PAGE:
I’ve yet to hear back from you, so I guess it’s safe to assume you’ve decided on hiring someone else.
Regardless of your intention, a note like this conveys a neediness and negativity that can make a prospective buyer of your services run for cover. There were several good reasons why Marie didn’t hear back from me this week. What basis did she have to assume I had gone elsewhere? Was her intention to “guilt” me into reassuring her that I hadn’t made a decision yet, or to decide to use her?
Upon receipt of Marie’s note, I could have: (a) decided that the negative, needy tone was a turnoff and simply made Marie’s message a self-fulfilling prophecy, or (b) ignored the negative and needy tone. But because my work is helping professionals get more clients (something about me Marie needed to know), I chose option (c), to tell her how her letter might appear to a prospective client:
…It’s a giant and negative leap to assume that because a week has gone by, I’ve decided to work with someone else. A better approach might be to ask if there’s any way you can help a client decide.
I haven’t made my decision yet–let’s talk again next week!
Marie’s response is above. She also said,
Perhaps we would not be a good fit after all.
When you’re trying to attract clients, your need for their business is the ugliest thing you can show them. Perhaps I shouldn’t give my advice where it hasn’t been requested–a good lesson for me! But perhaps the reason “we’re not a good fit after all” is that I was right about my sense that Marie had shown me that her need to have another client was more important than my need as a prospective client.
By the way, had Marie understood why I was giving her advice on dealing with prospective clients, it would have shown me she completely understands the work I do, and she would have surely had the job. She could have disagreed with my interpretation of her email, or on my tone, and we might have discussed it–but none of that can happen now.
Marie wanted more clients…but she didn’t want help. If you do want to attract clients to your practice or service business, welcome help, be gentle, assume the best, and keep REACHING…
“I talk to my clients occasionally about introducing me to someone they know who might need my help,” expressed Art, a matrimonial attorney I work with. “But they always tell me that they can’t think of anyone.”
“Maybe that’s true,” I suggested. “Do you have a value discussion before you get on the subject of recommending you?”
“A value discussion?” Art asked. “You mean, like, asking them what they think of my services?”
“Exactly,” I replied.
“No way, man!” Art protested vehemently. “Most divorce clients are angry at everyone. They hate being in the situation they’re in, they hate paying me, they hate the whole process. If I ask them what they think of me or my services, I can’t imagine what would come out of their mouths.”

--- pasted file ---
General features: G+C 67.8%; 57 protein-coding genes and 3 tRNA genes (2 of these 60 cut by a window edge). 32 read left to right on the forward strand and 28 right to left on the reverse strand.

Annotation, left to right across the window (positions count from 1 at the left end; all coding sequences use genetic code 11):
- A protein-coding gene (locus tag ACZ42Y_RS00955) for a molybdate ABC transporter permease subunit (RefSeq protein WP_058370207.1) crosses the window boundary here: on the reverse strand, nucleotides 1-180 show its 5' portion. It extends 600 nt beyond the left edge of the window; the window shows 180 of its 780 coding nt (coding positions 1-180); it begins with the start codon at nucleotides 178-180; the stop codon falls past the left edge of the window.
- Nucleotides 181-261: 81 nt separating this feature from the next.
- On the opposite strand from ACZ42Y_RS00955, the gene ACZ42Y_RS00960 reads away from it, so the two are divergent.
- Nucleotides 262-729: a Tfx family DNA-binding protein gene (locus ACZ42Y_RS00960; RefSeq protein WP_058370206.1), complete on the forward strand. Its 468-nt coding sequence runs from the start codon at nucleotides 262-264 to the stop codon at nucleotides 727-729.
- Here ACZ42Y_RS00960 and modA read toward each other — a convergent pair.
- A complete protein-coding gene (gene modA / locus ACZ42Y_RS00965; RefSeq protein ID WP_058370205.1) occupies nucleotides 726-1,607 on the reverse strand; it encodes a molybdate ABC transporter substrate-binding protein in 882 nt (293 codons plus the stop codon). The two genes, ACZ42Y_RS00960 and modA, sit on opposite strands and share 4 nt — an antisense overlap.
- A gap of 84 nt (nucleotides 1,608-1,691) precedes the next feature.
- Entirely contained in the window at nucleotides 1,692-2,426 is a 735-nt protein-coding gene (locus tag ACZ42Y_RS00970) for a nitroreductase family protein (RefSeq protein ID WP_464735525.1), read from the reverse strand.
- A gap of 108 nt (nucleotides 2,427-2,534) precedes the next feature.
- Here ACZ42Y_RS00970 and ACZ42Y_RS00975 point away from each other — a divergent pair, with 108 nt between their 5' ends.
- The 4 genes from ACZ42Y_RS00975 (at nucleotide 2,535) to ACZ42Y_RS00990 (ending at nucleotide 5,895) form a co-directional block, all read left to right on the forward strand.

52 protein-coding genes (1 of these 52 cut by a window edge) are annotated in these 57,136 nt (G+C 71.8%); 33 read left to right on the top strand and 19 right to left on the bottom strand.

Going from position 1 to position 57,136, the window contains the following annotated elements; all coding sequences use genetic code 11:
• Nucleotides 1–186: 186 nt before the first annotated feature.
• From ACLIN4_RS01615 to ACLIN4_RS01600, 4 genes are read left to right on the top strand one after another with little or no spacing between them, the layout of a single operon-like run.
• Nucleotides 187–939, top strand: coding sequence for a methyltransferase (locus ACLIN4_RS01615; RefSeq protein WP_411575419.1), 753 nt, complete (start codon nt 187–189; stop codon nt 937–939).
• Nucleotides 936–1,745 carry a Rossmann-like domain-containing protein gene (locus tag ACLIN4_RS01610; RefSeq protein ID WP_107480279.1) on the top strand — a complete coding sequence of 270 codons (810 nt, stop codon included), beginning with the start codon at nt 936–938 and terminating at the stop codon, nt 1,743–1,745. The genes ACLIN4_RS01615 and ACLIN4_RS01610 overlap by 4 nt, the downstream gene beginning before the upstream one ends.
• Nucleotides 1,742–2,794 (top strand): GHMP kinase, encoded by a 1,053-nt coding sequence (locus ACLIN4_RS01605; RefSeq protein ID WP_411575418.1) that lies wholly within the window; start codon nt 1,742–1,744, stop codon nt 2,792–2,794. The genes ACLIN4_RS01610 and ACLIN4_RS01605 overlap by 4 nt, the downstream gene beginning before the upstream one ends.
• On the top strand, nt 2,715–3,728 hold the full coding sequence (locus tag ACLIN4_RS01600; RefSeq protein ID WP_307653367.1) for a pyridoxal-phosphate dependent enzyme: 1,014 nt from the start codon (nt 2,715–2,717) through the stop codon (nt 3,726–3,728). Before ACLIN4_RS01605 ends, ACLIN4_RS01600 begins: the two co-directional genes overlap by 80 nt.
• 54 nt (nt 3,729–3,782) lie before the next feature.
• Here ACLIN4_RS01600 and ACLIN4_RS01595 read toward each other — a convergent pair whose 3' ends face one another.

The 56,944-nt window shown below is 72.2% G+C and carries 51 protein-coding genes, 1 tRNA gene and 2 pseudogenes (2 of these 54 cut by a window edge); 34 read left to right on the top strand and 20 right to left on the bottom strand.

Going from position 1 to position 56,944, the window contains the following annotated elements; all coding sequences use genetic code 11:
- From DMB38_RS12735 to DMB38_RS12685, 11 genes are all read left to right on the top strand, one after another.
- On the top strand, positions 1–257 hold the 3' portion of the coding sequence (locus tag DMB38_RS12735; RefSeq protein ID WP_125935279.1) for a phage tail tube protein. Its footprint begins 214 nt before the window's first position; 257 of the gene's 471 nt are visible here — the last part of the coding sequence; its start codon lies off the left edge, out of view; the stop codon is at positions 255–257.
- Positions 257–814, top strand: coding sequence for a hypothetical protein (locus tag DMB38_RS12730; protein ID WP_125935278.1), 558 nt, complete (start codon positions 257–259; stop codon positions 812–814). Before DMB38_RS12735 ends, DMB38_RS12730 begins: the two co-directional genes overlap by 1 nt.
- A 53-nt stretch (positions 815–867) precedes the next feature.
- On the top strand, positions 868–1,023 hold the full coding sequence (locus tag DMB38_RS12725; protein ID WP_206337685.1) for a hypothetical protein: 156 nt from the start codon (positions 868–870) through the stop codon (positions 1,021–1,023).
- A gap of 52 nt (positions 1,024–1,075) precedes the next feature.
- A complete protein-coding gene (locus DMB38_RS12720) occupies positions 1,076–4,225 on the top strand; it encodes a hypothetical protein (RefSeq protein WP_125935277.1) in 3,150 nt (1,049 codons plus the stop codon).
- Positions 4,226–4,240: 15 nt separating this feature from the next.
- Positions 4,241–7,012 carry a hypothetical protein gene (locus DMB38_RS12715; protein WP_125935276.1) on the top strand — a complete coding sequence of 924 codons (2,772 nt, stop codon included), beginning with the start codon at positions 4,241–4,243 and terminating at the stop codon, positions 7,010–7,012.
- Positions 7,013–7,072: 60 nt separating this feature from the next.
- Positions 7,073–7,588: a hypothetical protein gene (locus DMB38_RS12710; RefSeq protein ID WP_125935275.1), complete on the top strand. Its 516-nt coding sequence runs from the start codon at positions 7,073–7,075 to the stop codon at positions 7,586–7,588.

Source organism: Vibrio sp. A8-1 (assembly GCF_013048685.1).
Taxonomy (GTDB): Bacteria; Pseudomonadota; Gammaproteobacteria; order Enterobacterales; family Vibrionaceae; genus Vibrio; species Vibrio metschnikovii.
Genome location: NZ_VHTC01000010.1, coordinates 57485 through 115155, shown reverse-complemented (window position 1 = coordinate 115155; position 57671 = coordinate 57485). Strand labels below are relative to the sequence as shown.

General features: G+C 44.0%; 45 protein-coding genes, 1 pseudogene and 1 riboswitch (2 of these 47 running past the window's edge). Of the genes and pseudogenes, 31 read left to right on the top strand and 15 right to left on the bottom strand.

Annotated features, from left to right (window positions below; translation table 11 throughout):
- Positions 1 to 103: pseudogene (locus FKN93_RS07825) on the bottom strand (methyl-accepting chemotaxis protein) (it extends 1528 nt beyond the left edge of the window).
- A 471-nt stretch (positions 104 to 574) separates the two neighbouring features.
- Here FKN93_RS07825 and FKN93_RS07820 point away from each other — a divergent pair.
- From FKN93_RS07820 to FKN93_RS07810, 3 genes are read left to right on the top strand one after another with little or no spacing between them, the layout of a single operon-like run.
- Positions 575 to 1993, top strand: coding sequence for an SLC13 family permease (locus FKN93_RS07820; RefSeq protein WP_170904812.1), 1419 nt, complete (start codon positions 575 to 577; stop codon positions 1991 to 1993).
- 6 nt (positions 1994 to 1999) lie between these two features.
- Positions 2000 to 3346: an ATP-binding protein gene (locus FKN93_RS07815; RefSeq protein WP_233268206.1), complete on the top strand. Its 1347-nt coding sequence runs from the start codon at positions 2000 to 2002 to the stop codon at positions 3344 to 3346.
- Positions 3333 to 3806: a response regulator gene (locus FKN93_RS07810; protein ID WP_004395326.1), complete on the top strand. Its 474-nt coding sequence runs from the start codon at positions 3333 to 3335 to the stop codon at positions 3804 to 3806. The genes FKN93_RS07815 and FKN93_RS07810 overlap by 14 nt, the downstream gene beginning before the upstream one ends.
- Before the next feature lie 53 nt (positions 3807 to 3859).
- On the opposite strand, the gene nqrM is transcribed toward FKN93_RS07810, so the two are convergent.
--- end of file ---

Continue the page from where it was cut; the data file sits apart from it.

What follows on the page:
“Try it,” I suggested. “On all of your appointments this week, ask your clients how they feel about the service they’ve been getting, and see what happens.”
Art was skeptical, but he agreed to do what I asked.
When we spoke again the next week, I could hear Art trying to hold back his excitement.
“Every one of them said very positive, very flattering things,” he blurted. “The only negative comment had to do with me not checking in when nothing was going on with her case, so I promised to fix that and she was happy.”
“But here’s the real kicker,” he continued. “After we talked about how she felt, without my even bringing the subject up, one of them started to tell me about a friend who might need my help.”
One of the best ways to grow a practice of any kind is through referrals. Most professionals make the mistake of asking for referrals—or for the retainer, for that matter—before they have made sure not only that they’ve given value, but that the client has recognized it.
Discussions about your relationship with clients should come up often. Check in with them. Get them to tell you what is working and what isn’t. Don’t be afraid to hear the bad news. Studies tell us that only one in twenty-seven unhappy clients tell us they are unhappy. They just don’t use us anymore and they don’t recommend us.
Think about that figure. It means that if just one person does complain, twenty-six others were unhappy and didn’t tell you. If you don’t believe the statistic, think about the last time you went to a restaurant, were dissatisfied with the food or the service, and vowed never to come back, but didn’t tell the manager about it.
Most importantly, though, before you talk with your client about other people or companies he might know about who could use the same kind of help you are providing to him, make sure he tells you just how great your services are.
Start with a general question, like:
“Peter, I just want to make sure you’re getting the best service we can possibly give you, so I wanted to ask you how we’re doing.”
The answer to a question like this is likely to be positive, but without any detail. So next, get specific:
“What’s something that we’ve done that you’ve found to be particularly helpful?”
When he mentions one thing, ask him, “What else?” Keep asking this question until he’s out of answers.
Then, continue the value discussion by asking directed questions:
“Did you like how we jumped on that mistake and got it out in the open?”
Finally, ask “Is there anything more I can do for you now, or in the future?”
If the client assures you that she’s really happy, ask her if she knows someone like her (or her company) that could use the same kind of service. If she’s not happy, fix your service.
Asking clients about your value can have some great results. Start doing it immediately.
In the meantime, keep REACHING…
If you need a plumber, would you prefer to hire someone you found in the local phone book, or someone your neighbor used for a similar problem and recommends highly? If you need surgery, would you prefer finding your surgeon through your research on surgeons.com or seeing a surgeon who performed successful surgery on a family member or is recognized as the top specialist in his field by your trusted internist.
I’d be surprised if your answer was not the second choice in both cases. People want to meet their professionals through introductions.
This means that one of the easiest and most effective ways to build your practice, in this or any economy, is through your existing clients, former clients and other people who already know you. Of course, they have to be willing to recommend you to others. There are two things you can do immediately to facilitate this: